# How to process a funky signal.

#### dandy1

Joined Sep 30, 2017
178
This is a signal from the primary side of a magneto style ignition coil, it is clear that there is a positive spike followed by a negative followed by another positive spike.

Why this is so I have no idea. Vmax is consistent at 15v. It is apparent tho that the negative spike has greater (if not consistent) amplitude...

Albeit the scope is cheap - there is some consistency - I have some inkling that there should be a 200v spike every cycle - just to give the secondary a chance of producing a spark. I am new to oscilliscopes so please advise any tips.

What circuit could i implement to read this signal with a mcu(atmega328pb)? Will the negative spike cause a problem in doing so?

#### strantor

Joined Oct 3, 2010
6,798
it is clear that there is a positive spike followed by a negative followed by another positive spike.

Why this is so I have no idea.
Because that's what the output looks like from a magnet being moved quickly across a coil. As the magnet approaches the center of coil it is generating a positive voltage and after passing center it generates a negative voltage.

It is apparent tho that the negative spike has greater (if not consistent) amplitude...
Maybe there is a diode or distributor elsewhere, something that is directing the positive pulse into a load (spark plug) and not the negative one; negative being more voltage because it is unloaded.

What circuit could i implement to read this signal with a mcu(atmega328pb)? Will the negative spike cause a problem in doing so?
I would use an optocoupler with a series diode to block the negative spike and a resistor divider to decrease the voltage seen by the opto.

EDIT: I just re-read, noticed you are talking about the second positive spike each rev. Yeah I don't know about that.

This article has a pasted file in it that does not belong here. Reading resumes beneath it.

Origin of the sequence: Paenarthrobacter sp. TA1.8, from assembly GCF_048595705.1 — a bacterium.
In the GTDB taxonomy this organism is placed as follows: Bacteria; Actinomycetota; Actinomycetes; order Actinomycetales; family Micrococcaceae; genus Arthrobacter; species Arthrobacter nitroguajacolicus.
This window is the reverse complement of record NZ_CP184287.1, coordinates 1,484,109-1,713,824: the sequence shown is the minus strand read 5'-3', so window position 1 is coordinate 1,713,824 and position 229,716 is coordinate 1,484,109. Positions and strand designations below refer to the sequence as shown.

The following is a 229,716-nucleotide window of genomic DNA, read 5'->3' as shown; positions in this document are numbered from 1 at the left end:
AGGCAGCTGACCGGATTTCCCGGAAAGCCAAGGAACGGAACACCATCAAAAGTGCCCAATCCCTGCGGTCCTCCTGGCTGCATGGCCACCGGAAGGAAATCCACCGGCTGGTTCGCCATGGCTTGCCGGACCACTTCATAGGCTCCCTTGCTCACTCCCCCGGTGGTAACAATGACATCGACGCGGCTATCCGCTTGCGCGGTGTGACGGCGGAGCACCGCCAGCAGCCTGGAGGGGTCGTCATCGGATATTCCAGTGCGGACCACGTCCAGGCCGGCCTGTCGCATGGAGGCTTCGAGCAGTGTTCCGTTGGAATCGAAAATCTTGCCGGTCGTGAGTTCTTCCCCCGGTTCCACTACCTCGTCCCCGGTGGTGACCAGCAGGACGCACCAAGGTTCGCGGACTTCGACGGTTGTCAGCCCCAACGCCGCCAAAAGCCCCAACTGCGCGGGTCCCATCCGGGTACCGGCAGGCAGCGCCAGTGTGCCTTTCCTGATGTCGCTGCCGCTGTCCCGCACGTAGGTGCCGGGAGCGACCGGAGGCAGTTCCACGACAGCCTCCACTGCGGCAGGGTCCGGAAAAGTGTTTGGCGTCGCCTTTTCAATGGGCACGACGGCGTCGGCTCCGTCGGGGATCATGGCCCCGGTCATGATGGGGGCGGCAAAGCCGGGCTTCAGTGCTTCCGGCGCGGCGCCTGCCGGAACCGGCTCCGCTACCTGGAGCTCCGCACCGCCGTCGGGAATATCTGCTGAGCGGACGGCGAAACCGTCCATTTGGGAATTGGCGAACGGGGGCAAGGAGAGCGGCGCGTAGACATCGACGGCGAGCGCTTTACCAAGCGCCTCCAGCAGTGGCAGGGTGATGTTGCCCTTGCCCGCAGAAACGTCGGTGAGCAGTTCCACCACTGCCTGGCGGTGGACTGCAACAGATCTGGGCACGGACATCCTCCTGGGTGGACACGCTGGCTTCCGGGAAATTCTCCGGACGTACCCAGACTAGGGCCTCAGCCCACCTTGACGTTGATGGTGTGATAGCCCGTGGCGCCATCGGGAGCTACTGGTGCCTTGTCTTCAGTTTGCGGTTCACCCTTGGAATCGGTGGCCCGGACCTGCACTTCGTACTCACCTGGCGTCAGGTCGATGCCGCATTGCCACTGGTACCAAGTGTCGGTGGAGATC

#### WBahn

Joined Mar 31, 2012
30,077
What is the bandwidth of your scope?

The kinds of voltages that a magneto can produce can definitely cause damage to some circuits, depending on how in interface to them.

#### strantor

Joined Oct 3, 2010
6,798
Here is some information about why your pulses look like that, and I think you have your scope probe backwards.

how is this odd waveform created? [...] the armature core in the spark coil and the pole pieces on the magnet(s) in the flywheel are specifically designed to produce this odd waveform. (“Poles” on magnets and armatures are pieces of metal from which the lines of magnetic force are directed.) If you look closely at the magneto in an outboard motor, you will find that there are more magnets in the flywheel and poles in the armature cores than would seem to be necessary. Johnson and Evinrude magnetos have two magnets in the flywheel, and three poles in the armatures. (Refer to figure 3-4 for details.) Other systems may have three magnets in the flywheel and two poles in the armatures. It is this difference between the number of poles in the magnets and in the armature cores that is responsible for the creation of this odd waveform, with two small negative voltage pulses around every large, positive voltage pulse that is generated

#### dandy1

Joined Sep 30, 2017
178

#### dandy1

Joined Sep 30, 2017
178
and I think you have your scope probe backwards
thank you for the article, but defo have the right config on the probe - or could it be producing a negative voltage?

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#### strantor

Joined Oct 3, 2010
6,798
thank you for the article, but defo have the right config on the probe - or could it be producing a negative voltage?
Probably is.

Single cylinder magnetos are designed in such a way that the spark plug always receives negative polarity sparks.
The first article was talking about engines with powered coils and the author was measuring the primary. I didn't realized unpowered ones were different.

#### dandy1

Joined Sep 30, 2017
178
Probably is.

The first article was talking about engines with powered coils and the author was measuring the primary. I didn't realized unpowered ones were different.
either way, there should be good amplitude on the positive spikes to generate a signal for mcu? with diode to block negative voltages. Could i use a capacitor to hold up the voltage on the first positive spike which overides into the second positive spike as to alleviate 'debouncing'?

#### strantor

Joined Oct 3, 2010
6,798
either way, there should be good amplitude on the positive spikes to generate a signal for mcu? with diode to block negative voltages. Could i use a capacitor to hold up the voltage on the first positive spike which overides into the second positive spike as to alleviate 'debouncing'?